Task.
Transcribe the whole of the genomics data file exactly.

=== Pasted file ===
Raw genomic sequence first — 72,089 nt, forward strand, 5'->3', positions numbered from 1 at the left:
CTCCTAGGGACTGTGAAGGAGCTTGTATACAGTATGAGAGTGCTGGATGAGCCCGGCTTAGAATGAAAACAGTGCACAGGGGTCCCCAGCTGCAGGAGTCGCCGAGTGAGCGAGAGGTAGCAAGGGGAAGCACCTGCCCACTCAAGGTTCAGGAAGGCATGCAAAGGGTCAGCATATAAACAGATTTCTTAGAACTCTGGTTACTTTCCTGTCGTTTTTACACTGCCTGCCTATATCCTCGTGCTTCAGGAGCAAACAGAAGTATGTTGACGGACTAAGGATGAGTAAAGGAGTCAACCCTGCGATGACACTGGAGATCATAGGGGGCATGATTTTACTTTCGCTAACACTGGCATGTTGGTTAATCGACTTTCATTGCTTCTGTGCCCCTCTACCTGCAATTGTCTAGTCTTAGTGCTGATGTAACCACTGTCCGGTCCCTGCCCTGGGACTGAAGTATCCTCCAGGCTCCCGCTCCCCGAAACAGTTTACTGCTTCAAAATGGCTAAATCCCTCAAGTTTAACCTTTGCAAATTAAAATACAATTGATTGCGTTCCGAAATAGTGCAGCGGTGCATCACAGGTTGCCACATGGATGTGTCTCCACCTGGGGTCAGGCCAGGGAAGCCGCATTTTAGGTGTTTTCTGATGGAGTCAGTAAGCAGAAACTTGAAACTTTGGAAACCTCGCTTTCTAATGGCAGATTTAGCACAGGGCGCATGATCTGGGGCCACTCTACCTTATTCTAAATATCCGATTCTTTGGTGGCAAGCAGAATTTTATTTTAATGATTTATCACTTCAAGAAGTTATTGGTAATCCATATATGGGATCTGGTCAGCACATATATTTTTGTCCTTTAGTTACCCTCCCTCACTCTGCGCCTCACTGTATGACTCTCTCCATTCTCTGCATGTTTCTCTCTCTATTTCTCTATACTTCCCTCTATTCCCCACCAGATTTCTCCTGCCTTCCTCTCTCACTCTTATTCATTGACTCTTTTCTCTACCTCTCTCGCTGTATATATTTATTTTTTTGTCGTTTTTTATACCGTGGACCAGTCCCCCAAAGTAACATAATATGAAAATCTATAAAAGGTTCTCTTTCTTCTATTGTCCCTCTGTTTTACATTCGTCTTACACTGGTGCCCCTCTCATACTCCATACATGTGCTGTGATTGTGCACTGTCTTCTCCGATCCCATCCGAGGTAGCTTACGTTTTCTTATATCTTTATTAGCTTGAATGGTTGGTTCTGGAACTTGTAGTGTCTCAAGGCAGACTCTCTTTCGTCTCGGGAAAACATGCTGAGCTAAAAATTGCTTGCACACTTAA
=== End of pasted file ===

Raw genomic sequence first — 72,089 nt, forward strand, 5'->3', positions numbered from 1 at the left:
CTCCTAGGGACTGTGAAGGAGCTTGTATACAGTATGAGAGTGCTGGATGAGCCCGGCTTAGAATGAAAACAGTGCACAGGGGTCCCCAGCTGCAGGAGTCGCCGAGTGAGCGAGAGGTAGCAAGGGGAAGCACCTGCCCACTCAAGGTTCAGGAAGGCATGCAAAGGGTCAGCATATAAACAGATTTCTTAGAACTCTGGTTACTTTCCTGTCGTTTTTACACTGCCTGCCTATATCCTCGTGCTTCAGGAGCAAACAGAAGTATGTTGACGGACTAAGGATGAGTAAAGGAGTCAACCCTGCGATGACACTGGAGATCATAGGGGGCATGATTTTACTTTCGCTAACACTGGCATGTTGGTTAATCGACTTTCATTGCTTCTGTGCCCCTCTACCTGCAATTGTCTAGTCTTAGTGCTGATGTAACCACTGTCCGGTCCCTGCCCTGGGACTGAAGTATCCTCCAGGCTCCCGCTCCCCGAAACAGTTTACTGCTTCAAAATGGCTAAATCCCTCAAGTTTAACCTTTGCAAATTAAAATACAATTGATTGCGTTCCGAAATAGTGCAGCGGTGCATCACAGGTTGCCACATGGATGTGTCTCCACCTGGGGTCAGGCCAGGGAAGCCGCATTTTAGGTGTTTTCTGATGGAGTCAGTAAGCAGAAACTTGAAACTTTGGAAACCTCGCTTTCTAATGGCAGATTTAGCACAGGGCGCATGATCTGGGGCCACTCTACCTTATTCTAAATATCCGATTCTTTGGTGGCAAGCAGAATTTTATTTTAATGATTTATCACTTCAAGAAGTTATTGGTAATCCATATATGGGATCTGGTCAGCACATATATTTTTGTCCTTTAGTTACCCTCCCTCACTCTGCGCCTCACTGTATGACTCTCTCCATTCTCTGCATGTTTCTCTCTCTATTTCTCTATACTTCCCTCTATTCCCCACCAGATTTCTCCTGCCTTCCTCTCTCACTCTTATTCATTGACTCTTTTCTCTACCTCTCTCGCTGTATATATTTATTTTTTTGTCGTTTTTTATACCGTGGACCAGTCCCCCAAAGTAACATAATATGAAAATCTATAAAAGGTTCTCTTTCTTCTATTGTCCCTCTGTTTTACATTCGTCTTACACTGGTGCCCCTCTCATACTCCATACATGTGCTGTGATTGTGCACTGTCTTCTCCGATCCCATCCGAGGTAGCTTACGTTTTCTTATATCTTTATTAGCTTGAATGGTTGGTTCTGGAACTTGTAGTGTCTCAAGGCAGACTCTCTTTCGTCTCGGGAAAACATGCTGAGCTAAAAATTGCTTGCACACTTAA